I ended with the “Romeo & Juliet” note because that’s what we have here in FIRE WITH FIRE. Joe Fisk (Craig Sheffer) is serving time in a juvenile delinquent facility right down the road from a Catholic girl’s school (and who was the genius planner who thought that was a good idea?). Lisa Taylor (Virginia Madsen) is a student at that girl’s school. She and Joe meet by accident in the woods when she’s working on a photography assignment. She’s floating in a lake in a white dress and Joe immediately falls in love with her as he considers her the most beautiful thing he’s ever seen in his life.

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He desperately wants to see again but as he’s constantly reminded by Jerry (Tim Russ) one of the guards of the facility, he’s only got a few months to go until he’s released and he doesn’t need to jeopardize that. Especially since Mr. Duchard (Jon Polito) the boss of the facility is just looking for a chance to upgrade Joe to the state pen.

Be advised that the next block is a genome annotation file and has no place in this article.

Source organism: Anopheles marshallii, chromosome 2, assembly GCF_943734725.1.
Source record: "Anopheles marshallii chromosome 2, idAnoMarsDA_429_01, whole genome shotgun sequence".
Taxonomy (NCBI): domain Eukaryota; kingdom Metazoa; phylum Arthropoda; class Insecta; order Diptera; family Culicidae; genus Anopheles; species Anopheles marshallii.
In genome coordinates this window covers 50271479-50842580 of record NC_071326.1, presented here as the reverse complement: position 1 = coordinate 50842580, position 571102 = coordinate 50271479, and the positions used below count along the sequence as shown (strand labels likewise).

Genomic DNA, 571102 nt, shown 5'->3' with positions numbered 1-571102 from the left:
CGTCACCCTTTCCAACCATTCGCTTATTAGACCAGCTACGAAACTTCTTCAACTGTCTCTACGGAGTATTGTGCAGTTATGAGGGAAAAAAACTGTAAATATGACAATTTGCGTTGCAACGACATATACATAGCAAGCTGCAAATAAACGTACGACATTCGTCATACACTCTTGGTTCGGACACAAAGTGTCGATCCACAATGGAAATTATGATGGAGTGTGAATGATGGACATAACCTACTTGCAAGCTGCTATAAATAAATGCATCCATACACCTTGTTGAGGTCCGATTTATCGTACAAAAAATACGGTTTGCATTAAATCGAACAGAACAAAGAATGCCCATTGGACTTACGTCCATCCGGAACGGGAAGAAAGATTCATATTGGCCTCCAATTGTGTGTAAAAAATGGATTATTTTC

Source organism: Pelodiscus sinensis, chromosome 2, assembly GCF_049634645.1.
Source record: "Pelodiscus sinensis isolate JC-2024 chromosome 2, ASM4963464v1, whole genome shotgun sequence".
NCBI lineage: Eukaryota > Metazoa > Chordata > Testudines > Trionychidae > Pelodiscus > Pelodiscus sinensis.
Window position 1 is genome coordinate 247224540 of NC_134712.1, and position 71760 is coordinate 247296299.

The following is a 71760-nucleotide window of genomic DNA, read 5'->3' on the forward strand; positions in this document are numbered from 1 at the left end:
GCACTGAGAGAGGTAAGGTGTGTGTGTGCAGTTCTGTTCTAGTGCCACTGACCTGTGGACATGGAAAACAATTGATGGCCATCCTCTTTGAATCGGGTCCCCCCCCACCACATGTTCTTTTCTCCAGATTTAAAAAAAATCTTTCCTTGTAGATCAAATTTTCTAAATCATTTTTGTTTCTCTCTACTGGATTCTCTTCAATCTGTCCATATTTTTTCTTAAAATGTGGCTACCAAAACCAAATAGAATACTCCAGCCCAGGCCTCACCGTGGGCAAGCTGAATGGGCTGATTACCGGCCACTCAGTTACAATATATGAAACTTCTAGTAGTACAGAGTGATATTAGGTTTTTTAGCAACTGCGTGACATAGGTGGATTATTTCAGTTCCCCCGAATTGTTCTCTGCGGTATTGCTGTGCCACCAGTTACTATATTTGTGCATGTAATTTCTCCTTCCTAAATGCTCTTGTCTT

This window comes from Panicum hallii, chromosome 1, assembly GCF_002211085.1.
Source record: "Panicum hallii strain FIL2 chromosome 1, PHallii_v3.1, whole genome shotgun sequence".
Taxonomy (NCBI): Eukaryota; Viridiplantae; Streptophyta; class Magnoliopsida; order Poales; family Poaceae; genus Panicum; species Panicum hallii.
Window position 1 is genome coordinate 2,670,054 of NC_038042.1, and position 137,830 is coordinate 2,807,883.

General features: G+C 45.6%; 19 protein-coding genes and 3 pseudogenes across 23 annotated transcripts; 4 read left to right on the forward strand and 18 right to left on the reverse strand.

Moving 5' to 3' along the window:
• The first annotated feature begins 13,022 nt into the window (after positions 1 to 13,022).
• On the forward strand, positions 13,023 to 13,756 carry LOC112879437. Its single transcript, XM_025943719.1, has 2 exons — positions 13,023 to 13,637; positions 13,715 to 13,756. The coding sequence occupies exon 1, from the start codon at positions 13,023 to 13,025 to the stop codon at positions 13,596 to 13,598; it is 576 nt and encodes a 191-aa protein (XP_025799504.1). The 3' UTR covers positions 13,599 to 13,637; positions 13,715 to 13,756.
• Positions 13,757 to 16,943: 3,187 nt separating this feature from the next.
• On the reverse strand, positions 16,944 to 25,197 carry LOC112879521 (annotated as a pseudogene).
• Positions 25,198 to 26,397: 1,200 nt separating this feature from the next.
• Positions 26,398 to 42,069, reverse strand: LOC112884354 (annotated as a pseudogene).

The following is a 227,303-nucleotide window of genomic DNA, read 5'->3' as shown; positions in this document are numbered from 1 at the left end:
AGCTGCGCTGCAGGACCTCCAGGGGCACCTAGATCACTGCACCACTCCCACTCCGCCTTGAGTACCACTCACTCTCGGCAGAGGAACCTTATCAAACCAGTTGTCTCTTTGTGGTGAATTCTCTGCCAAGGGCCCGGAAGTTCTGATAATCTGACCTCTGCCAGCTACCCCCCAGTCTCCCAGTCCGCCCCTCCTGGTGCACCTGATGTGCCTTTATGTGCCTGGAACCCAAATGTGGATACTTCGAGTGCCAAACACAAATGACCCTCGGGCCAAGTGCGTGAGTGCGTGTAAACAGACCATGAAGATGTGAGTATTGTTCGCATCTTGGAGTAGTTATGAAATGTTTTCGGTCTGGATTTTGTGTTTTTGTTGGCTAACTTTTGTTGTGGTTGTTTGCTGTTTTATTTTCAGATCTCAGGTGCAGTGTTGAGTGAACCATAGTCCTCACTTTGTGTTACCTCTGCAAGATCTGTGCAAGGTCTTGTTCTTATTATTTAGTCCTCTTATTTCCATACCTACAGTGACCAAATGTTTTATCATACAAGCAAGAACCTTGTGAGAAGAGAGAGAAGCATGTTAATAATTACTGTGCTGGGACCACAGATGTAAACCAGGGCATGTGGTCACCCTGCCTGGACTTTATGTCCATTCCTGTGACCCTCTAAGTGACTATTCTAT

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FIRE WITH FIRE, Virginia Madsen, Craig Sheffer, 1986. (c) Paramount Pictures.

The young lovers have a chance to get together when Lisa proposes to Sister Marie (Jean Smart) the head of the school that it might be a good idea for the girl’s school to host a dance with the juvies. This leads to the movie’s goofiest and funniest sequence and one I couldn’t stop laughing at.

Sooner or later raging hormones take over and Joe and Lisa meet for an illicit sexual tryst in a graveyard crypt (yeah, you read that right) and they get busted. Joe decides to go completely off the reservation, steals a car and snatches Lisa from the girls school and they both go on the run. Can Our Young Lovers Find Happiness and Indulge Their True Love or will they be hounded to their inevitable end?